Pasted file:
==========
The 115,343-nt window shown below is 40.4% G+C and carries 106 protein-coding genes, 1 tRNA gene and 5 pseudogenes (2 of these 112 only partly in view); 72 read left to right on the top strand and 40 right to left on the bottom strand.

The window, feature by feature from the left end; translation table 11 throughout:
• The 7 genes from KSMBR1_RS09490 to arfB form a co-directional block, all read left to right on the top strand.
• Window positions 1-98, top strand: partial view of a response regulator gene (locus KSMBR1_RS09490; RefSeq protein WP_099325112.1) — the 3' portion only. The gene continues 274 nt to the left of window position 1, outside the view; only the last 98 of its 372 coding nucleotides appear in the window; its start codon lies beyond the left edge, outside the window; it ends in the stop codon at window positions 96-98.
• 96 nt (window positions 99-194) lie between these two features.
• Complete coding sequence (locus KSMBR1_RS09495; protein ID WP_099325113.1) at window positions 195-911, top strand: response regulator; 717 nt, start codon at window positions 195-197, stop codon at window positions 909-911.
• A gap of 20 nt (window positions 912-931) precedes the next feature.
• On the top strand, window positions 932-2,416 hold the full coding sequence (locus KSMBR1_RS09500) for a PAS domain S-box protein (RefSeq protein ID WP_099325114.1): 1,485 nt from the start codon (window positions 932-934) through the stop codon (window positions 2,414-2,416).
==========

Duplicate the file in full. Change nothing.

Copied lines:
The 115,343-nt window shown below is 40.4% G+C and carries 106 protein-coding genes, 1 tRNA gene and 5 pseudogenes (2 of these 112 only partly in view); 72 read left to right on the top strand and 40 right to left on the bottom strand.

The window, feature by feature from the left end; translation table 11 throughout:
• The 7 genes from KSMBR1_RS09490 to arfB form a co-directional block, all read left to right on the top strand.
• Window positions 1-98, top strand: partial view of a response regulator gene (locus KSMBR1_RS09490; RefSeq protein WP_099325112.1) — the 3' portion only. The gene continues 274 nt to the left of window position 1, outside the view; only the last 98 of its 372 coding nucleotides appear in the window; its start codon lies beyond the left edge, outside the window; it ends in the stop codon at window positions 96-98.
• 96 nt (window positions 99-194) lie between these two features.
• Complete coding sequence (locus KSMBR1_RS09495; protein ID WP_099325113.1) at window positions 195-911, top strand: response regulator; 717 nt, start codon at window positions 195-197, stop codon at window positions 909-911.
• A gap of 20 nt (window positions 912-931) precedes the next feature.
• On the top strand, window positions 932-2,416 hold the full coding sequence (locus KSMBR1_RS09500) for a PAS domain S-box protein (RefSeq protein ID WP_099325114.1): 1,485 nt from the start codon (window positions 932-934) through the stop codon (window positions 2,414-2,416).